Teachers in Fairfax County, Va. say they are so confused and overwhelmed by the new system of teacher evaluations that they will resort to cheating, the Washington Examiner reports.
"Honestly, I feel as though [Fairfax County Public Schools] is putting me in a difficult position -- my job is on the line so what do I need to do to make my students perform well?" one teacher wrote on the Fairfax County Federation of Teachers survey. "Guess what, this is GOING to lead to some staff cheating and/or cutting corners."
The survey by the teachers union received responses from 450 educators in the district regarding the county's new evaluation system implemented this year, which bases 40 percent of a teacher's rating on student performance data. The model is part of a mandate under the state's application for a waiver from the most onerous requirements of the Bush-era No Child Left Behind law.
NCLB sought to achieve 100 percent student proficiency in math and reading by 2014, a lofty goal that is far from realization. After Congress failed to reauthorize the law when it expired in 2007, the Obama administration began offering states relief from its toughest provisions in exchange for individual reform plans. States had to show systems that would include college- and career-ready standards and methods of grading teachers that would, in part, use students' standardized test scores.
Fairfax County's 40 percent composition is more than that of neighboring Washington, D.C. schools, where student progress now comprise 35 percent of teacher evaluations, down from a previous 50 percent . Virginia's guidelines under the NCLB waiver require that teachers be rated on seven standards: professional knowledge, instructional planning, instructional delivery, assessment of learning, learning environment, professionalism and student academic progress.
But teachers are struggling with student progress component, Fairfax County Federation of Teachers President Steven Greenburg told The Washington Post in June. It's unclear how teachers will be evaluated if their students don't take standardized tests, or whether outside factors like student background and academic foundation would be accounted for.
And the work required of teachers for their own evaluations were both confusing and time-consuming, Fairfax educators said in the survey. The documentation requires educators to provide evidence, or "artifacts" of their success. Nearly three-quarters of those surveyed said it wasn't making them better teachers.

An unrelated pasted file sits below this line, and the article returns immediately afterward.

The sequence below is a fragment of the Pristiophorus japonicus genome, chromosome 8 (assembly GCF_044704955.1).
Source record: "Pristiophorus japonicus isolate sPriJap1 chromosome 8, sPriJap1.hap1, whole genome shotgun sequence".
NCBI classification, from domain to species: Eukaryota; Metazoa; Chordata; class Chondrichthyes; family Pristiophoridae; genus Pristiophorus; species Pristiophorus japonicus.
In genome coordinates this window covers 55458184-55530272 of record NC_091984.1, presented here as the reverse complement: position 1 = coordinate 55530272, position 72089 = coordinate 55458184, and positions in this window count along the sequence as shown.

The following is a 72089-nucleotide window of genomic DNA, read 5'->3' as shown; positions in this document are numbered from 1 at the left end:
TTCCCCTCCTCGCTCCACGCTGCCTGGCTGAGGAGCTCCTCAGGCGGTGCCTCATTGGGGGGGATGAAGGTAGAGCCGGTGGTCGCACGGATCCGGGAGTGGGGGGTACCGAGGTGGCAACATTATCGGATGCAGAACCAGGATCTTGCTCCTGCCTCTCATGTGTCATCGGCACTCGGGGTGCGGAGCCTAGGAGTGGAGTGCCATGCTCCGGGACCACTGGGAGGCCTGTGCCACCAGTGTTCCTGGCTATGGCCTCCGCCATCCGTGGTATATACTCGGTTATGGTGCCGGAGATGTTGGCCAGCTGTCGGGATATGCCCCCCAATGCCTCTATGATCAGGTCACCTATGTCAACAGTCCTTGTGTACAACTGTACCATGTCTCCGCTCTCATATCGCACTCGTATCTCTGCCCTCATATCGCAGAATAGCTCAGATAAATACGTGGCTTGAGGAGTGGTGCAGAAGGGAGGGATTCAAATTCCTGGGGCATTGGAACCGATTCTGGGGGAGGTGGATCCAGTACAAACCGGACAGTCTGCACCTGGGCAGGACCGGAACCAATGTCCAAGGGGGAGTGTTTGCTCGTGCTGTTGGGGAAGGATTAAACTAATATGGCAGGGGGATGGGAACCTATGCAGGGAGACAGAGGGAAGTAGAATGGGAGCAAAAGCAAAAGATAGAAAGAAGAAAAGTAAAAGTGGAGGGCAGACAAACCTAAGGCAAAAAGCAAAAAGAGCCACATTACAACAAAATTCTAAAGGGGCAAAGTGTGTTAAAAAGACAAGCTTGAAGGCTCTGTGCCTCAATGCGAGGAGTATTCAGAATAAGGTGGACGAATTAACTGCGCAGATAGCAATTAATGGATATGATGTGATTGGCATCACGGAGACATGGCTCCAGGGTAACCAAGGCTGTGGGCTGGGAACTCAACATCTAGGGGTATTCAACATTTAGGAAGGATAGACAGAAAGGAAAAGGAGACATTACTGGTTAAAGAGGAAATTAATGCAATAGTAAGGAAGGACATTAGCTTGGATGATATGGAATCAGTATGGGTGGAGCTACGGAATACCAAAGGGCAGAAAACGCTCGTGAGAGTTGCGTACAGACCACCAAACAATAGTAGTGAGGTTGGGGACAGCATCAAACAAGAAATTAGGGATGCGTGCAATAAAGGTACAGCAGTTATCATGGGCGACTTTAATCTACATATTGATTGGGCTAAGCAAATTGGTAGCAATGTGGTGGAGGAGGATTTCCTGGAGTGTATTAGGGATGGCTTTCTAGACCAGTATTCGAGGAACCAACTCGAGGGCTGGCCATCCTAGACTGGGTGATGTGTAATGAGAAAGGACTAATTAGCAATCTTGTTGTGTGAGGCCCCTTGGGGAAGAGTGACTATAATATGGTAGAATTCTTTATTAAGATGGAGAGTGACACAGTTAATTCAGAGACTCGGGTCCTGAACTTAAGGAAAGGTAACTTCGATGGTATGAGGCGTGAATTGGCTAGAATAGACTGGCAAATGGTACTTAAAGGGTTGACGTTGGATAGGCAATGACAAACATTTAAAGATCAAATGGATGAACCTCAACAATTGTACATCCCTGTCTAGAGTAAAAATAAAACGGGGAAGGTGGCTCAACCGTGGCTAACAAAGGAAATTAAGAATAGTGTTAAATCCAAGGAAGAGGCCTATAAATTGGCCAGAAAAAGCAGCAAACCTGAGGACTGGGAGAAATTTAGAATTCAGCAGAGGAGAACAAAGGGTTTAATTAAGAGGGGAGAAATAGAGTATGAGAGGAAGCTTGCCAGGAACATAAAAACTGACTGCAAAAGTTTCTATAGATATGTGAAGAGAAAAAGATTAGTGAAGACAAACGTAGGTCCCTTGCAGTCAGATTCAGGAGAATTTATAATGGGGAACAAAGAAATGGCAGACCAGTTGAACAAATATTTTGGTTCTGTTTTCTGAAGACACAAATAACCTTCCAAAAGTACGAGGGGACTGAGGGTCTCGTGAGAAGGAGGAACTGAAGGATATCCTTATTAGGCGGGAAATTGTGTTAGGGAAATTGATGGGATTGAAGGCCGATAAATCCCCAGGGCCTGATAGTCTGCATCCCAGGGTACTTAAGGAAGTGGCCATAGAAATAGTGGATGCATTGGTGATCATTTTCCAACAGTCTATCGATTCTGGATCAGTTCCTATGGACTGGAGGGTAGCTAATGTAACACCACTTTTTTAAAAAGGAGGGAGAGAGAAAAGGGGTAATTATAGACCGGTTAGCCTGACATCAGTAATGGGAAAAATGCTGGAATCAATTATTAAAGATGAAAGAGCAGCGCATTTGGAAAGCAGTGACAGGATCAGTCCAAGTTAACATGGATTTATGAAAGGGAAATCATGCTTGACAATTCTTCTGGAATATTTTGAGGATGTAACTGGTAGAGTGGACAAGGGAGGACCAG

"I spent six hours today gathering data… I was seriously thinking of 'cheating' since I really believe that time could have been better spent planning out how to reach some of my students," one teacher wrote, according to the Examiner.
A paper out of the American Enterprise Institute in September called for evaluation requirements to allow for flexibility, criticizing the "unintended consequences of the nation's teacher evaluation binge."
The report’s authors offer several policy recommendations for designing new teacher evaluation systems moving forward:
- Be clear about the problems new evaluation systems are intended to solve.
- Do not mistake processes and systems as substitutes for cultural change.
- Look at the entire education ecosystem, including broader labor-market impacts, pre- and in-service preparation, standards and assessments, charter schools, and growth of early childhood education and innovative school models.
- Focus on improvement, not just deselection.
- Encourage and respect innovation.
- Think carefully about waivers versus umbrellas.
- Do not expect legislation to do regulation’s job.
- Create innovation zones for pilots—and fund them
CORRECTION: A previous version of this piece incorrectly stated that Fairfax's student performance portion of teacher evaluations includes student scores of standardized exams. Virginia permits individual districts to determine the composition of the student performance portion, and Fairfax has opted not to use standardized scores.
Also on HuffPost:
HuffPost Politics brings you the top political stories three days a week. Learn more